This rose red hibiscus looks lovely with with splashes of contrasting yellow color (provided by annual marigolds) tucked in at its feet.
The size of the Hibiscus is large and dramatic enough to be considered a shrub. Each flower lasts only one or two days but they are so abundant, the shrub flowers for a long bloom period. Hibiscus flowers are spectacular but the shrub-like size is also beneficial, especially if you have a large, barren spot to fill. Give your hibiscus shrub plenty of room to show off its flowers as well as its glossy, dark-green, oval shaped foliage. It grows on stiff, woody, hollow stems that generally do not need staking unless planted in a high wind area.
Cutting back the stems in early June can shorten, thicken and strengthen the bush but will cause delayed blooming. In a short growing season, you may want to skip this early-season trim. A clump of three plants grouped as a focal point in an island bed or arranged at the back of the border will add flamboyant color and huge clumps of blooming foliage for six weeks or more.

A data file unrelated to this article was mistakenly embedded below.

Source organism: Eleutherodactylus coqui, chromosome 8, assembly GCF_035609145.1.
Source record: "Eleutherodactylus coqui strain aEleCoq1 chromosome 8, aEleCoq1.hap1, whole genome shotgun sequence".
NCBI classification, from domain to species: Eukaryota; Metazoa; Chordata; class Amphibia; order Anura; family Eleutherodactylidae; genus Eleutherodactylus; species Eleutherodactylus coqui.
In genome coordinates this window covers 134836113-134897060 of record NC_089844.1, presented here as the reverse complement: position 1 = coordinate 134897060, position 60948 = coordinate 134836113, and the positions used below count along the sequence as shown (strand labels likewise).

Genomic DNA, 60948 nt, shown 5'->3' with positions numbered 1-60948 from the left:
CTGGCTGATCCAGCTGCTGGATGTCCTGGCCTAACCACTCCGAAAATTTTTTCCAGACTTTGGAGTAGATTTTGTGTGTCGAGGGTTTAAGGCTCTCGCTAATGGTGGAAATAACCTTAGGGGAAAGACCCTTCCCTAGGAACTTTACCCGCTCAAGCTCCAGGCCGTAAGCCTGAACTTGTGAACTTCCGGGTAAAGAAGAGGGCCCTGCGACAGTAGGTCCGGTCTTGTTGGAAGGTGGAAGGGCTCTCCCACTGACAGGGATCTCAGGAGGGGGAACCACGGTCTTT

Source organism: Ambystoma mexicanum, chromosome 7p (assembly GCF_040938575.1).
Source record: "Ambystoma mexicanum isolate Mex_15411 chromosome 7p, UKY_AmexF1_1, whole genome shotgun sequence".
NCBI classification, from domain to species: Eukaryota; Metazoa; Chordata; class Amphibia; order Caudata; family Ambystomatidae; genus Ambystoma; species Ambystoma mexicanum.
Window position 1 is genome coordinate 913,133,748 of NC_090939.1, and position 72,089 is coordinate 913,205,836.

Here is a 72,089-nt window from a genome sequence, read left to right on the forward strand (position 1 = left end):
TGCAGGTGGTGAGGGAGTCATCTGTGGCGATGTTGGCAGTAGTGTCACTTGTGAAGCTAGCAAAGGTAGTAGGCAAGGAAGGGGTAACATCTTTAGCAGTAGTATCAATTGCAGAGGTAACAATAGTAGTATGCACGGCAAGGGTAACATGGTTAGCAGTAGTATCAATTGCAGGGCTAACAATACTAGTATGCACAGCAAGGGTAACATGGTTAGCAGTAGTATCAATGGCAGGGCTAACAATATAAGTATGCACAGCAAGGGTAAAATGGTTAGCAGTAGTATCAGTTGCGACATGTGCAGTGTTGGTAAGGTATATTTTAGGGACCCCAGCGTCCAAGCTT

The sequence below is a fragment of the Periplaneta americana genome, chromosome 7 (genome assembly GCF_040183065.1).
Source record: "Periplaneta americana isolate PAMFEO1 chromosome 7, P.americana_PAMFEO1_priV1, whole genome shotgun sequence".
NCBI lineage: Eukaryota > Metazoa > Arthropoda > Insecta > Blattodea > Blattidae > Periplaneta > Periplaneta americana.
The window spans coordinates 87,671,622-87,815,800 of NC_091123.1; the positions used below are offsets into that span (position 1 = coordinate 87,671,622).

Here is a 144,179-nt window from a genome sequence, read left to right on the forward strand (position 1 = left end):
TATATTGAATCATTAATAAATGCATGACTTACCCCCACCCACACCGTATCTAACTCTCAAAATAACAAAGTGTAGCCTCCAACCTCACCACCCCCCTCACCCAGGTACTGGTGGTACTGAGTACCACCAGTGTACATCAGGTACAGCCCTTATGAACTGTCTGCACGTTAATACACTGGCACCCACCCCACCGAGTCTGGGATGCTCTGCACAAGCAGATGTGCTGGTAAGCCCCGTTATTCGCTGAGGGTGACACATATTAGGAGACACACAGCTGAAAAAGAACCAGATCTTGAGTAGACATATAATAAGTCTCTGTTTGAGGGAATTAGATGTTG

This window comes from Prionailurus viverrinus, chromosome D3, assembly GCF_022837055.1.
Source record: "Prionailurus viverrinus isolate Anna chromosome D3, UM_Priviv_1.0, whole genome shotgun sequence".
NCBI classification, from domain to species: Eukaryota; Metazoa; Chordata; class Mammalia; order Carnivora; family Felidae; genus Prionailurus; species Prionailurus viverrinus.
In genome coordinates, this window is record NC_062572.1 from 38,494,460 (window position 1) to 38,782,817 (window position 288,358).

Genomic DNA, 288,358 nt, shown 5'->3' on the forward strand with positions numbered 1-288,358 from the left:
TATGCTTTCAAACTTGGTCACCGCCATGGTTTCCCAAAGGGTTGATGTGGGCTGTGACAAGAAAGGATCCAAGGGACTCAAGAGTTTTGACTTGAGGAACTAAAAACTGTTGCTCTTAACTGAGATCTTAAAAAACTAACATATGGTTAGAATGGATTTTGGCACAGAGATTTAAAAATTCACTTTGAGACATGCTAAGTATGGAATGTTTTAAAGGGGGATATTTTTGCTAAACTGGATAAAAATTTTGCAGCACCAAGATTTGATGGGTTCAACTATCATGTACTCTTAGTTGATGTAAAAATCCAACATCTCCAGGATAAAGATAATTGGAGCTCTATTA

Hardy Hibiscus should not be confused with tropical Hibiscus that grows only in hot humid climates. The state of Hawaii has named tropical yellow Hibiscus as their state flower, but its blooms are small while hardy Hibiscus flowers are larger and grander. Dinner plate-sized flowers are mind-boggling in the western Rockies because blooms this size are so rare. Creating a micro-climate so that this regal beauty can survive cold winters in higher elevations is worth the planning it requires:
For example, plant your shrub full sun on the south side of a home’s foundation. Provide freeze protection by using deep mulch placed around the base of the stems. This will help the plant retain moisture and protect it from freezing during dormancy. Hybridzers have introduced several new zone-four Hibiscus so perhaps this is something gardeners can look forward to.
This hibiscus hybrid is reported to be hardy to zone 4
This plant is so exotic that it looks difficult to grow but growing requirements are starndard. It only requires full sun and regular watering and fertilizing–much the same as most other perennials in your garden. Good soil will help the plant produce bigger and better blooms. Any yellowing of a few of the leaves is normal but if the entire bush turns yellow, it is a sign of stress signaling inconsistent water levels. Too much fertilizer can cause yellowing and so can excessive wind and rapid temperature changes. A strong blast from the hose will take care of spider mites if they invade.
To keep Hibiscus at peak performance, fertilize during bloom time with a 20-10-20 feeding.
Breaking Dormancy – Hibiscus Requires a Little Extra Patience